[aprssig] APRS-IS Passcode alternative: SSL + Certificates, with no data encryption

Andrew P. andrewemt at hotmail.com
Sat Mar 29 11:13:37 EDT 2014

Hi, Steve.

I agree with some of your statements, but I have some questions about others.

> From: steve at dimse.com
> There is an important subtlety here in the US rules. The RF-originating station
> of an automatic message forwarding system accepts responsibility for the
> content of the message, unless s/he has verified the non-RF originator was
> a ham. If there is nothing in the message that a ham cannot transmit (e.g. 
> profanity, commercial or encrypted traffic), it does not matter that it originates
> with a non-ham. Is is not whether "the originator is legally allowed to send the
> data", it is whether the message content is legal for ham frequencies.

Actually, aren't there 3rd-party traffic rules, such that, for example, Internet traffic from certain countries can't be transmitted by a US ham (because the US doesn't have an agreement with that country to allow 3rd-party traffic)?
> So an IGate that retransmits a CWOP weather report is not violating the law,
> unless the comment on the weather report is "F**k you" or "Eat at Joe's".


> Nor is there a violation if a non-ham husband uses messaging on findU that
> results in a transmission to a ham wife "Buy milk on the way home".

Unless that non-ham is prohibited from being a third-party for whatever reason.

> We will notice an ongoing problem long before the FCC, and we can handle it
> ourselves without generating any adverse consequences for the IGate operator.

Uh, how _can_ and _do_ we handle it at the present time? Do we have blacklisting
ability in every I-gate to block an offender? That's asking a lot of the thousands of
Tx-IGate operators, who probably aren't monitoring every single station gating to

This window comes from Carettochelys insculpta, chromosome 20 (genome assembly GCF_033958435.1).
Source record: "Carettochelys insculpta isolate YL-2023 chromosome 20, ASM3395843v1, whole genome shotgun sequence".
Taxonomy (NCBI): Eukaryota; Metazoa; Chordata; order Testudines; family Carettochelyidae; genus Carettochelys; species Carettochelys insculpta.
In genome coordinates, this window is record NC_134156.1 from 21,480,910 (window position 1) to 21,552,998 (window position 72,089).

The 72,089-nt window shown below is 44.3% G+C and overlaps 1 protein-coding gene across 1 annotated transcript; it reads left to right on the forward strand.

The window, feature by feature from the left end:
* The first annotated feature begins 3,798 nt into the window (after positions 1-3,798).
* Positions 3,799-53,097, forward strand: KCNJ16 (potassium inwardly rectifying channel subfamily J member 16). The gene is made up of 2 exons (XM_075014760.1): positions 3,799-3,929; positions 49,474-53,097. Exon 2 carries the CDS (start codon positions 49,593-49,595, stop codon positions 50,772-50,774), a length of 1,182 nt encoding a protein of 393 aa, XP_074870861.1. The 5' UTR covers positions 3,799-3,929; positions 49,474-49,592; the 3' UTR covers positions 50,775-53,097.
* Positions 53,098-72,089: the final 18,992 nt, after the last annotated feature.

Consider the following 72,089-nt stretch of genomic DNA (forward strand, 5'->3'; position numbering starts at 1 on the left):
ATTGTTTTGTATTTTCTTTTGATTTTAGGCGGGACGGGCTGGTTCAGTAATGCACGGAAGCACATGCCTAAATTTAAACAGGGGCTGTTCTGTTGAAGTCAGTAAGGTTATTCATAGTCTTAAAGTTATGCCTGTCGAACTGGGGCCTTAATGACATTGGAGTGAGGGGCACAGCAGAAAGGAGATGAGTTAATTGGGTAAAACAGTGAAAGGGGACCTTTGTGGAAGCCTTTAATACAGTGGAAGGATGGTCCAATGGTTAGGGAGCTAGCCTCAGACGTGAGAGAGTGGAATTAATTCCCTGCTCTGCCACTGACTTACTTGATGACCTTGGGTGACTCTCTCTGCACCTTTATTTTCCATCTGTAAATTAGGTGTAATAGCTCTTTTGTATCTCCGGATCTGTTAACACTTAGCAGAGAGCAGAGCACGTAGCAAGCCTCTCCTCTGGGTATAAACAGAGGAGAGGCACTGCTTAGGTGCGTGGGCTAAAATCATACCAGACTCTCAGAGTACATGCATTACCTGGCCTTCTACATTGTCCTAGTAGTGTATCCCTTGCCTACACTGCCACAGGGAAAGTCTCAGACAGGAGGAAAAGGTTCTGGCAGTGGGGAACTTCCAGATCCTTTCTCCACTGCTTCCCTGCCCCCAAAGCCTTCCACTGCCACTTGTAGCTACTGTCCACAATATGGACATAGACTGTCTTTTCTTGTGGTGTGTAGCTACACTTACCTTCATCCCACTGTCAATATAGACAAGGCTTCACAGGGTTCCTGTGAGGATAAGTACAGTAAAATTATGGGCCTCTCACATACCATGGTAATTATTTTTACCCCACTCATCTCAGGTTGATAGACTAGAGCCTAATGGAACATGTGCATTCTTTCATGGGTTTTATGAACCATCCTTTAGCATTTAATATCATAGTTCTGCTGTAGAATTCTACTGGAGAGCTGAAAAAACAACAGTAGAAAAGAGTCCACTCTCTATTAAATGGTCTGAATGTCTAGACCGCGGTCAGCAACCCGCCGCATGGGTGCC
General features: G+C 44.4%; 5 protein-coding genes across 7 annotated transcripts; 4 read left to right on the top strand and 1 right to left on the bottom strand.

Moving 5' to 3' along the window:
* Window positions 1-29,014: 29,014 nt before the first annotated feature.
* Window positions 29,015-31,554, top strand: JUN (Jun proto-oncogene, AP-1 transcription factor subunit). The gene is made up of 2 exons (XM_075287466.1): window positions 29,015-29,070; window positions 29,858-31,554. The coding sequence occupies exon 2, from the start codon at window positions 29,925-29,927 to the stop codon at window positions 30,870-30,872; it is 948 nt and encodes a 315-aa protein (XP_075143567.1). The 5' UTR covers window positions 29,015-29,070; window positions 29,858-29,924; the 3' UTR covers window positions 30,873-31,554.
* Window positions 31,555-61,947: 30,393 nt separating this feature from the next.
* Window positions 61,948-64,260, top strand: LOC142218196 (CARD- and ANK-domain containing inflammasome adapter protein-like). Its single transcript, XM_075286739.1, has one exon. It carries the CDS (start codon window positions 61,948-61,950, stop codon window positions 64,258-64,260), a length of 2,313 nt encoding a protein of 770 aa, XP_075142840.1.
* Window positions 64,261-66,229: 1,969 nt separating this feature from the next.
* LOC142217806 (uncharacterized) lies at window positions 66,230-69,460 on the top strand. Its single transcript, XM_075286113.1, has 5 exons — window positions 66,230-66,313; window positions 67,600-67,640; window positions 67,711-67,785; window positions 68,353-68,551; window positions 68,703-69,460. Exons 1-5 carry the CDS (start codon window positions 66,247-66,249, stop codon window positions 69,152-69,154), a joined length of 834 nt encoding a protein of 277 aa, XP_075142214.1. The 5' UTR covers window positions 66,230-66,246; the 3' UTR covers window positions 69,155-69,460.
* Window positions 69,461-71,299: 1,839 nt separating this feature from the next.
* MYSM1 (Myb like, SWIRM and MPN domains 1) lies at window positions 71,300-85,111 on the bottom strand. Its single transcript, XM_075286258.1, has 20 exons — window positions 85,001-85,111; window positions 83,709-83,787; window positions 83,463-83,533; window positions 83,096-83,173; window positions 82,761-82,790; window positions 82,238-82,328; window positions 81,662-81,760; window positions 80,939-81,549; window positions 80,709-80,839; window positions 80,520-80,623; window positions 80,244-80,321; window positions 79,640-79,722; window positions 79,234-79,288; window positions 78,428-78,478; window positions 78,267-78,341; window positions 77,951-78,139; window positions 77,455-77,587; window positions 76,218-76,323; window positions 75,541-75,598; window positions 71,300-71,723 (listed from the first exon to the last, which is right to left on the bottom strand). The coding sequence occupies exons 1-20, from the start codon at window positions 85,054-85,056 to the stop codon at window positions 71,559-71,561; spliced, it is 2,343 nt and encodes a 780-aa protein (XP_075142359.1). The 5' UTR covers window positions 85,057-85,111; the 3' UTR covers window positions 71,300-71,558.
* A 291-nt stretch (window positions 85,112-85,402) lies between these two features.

RF through them. The problem still exists (in a smaller scale) in the APRS-IS
servers, because it only takes one party not enforcing the blockade to let
offenders through.

Frankly, I don't think this whole thread would have gotten started if it weren't for the problem that we _don't_ have a way to handle it. APRS-IS doesn't have the central
authority and resources to automatically and selectively censor traffic.

> But the key point to me is that all of this effort, which requires the mandatory
> signing of each and every packet, does nothing except indemnify IGate
> operators from the regulatory risk of retransmitting profane, encrypted, or
> commercial messages - something which AFAIK has never happened, which
> certainly has never brought the involvement of the FCC, and which because
> of the legalities involved in proving it, is extremely unlikely to involve the FCC.
> Two extremely rare events are extremely-extremely rare to occur together ;-)

I tend to concur with your legal assumption; I was merely stating technical issues
in my previous email.

> As you mention this is the US viewpoint, and I'd like to hear if there are any other countries where this makes more of a difference.
> Unless something more significant can be accomplished I'd say that is not worth the effort and the contraction of the network involuntary removal would cause.
> Steve K4HG

Andrew, KA2DDO

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